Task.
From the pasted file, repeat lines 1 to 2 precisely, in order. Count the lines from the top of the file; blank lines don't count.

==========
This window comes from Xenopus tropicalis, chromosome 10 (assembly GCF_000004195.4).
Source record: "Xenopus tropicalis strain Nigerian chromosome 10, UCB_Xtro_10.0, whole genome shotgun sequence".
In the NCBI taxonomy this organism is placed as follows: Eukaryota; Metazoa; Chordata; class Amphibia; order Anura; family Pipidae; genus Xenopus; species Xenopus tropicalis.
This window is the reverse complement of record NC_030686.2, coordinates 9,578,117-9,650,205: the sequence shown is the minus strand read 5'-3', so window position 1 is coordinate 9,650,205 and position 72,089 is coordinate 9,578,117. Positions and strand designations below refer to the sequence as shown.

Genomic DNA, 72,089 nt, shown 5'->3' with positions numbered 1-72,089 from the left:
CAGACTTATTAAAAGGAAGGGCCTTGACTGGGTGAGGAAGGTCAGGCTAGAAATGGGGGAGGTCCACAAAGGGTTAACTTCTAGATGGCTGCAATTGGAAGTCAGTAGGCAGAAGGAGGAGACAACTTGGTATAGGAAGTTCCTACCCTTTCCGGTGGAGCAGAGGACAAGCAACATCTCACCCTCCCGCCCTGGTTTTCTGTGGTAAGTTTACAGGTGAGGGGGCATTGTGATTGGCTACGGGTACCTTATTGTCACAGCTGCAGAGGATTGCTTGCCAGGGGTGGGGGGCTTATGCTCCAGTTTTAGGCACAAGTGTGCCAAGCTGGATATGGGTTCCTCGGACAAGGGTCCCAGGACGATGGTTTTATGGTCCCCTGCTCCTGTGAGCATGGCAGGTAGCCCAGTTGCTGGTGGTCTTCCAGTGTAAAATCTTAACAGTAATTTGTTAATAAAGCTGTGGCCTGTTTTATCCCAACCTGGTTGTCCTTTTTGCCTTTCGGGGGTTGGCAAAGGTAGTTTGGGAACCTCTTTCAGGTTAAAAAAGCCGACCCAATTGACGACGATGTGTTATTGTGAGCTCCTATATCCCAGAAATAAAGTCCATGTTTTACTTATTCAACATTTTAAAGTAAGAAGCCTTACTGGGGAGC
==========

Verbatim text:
This window comes from Xenopus tropicalis, chromosome 10 (assembly GCF_000004195.4).
Source record: "Xenopus tropicalis strain Nigerian chromosome 10, UCB_Xtro_10.0, whole genome shotgun sequence".